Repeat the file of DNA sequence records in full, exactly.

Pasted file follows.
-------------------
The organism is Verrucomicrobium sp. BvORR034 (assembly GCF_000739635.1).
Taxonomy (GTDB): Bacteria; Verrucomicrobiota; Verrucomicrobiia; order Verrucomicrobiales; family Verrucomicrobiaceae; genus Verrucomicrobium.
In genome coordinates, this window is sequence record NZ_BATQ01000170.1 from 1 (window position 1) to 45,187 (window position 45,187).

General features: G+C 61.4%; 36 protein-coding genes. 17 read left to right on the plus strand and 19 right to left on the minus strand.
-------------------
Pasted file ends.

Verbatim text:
The organism is Verrucomicrobium sp. BvORR034 (assembly GCF_000739635.1).
Taxonomy (GTDB): Bacteria; Verrucomicrobiota; Verrucomicrobiia; order Verrucomicrobiales; family Verrucomicrobiaceae; genus Verrucomicrobium.
In genome coordinates, this window is sequence record NZ_BATQ01000170.1 from 1 (window position 1) to 45,187 (window position 45,187).

General features: G+C 61.4%; 36 protein-coding genes. 17 read left to right on the plus strand and 19 right to left on the minus strand.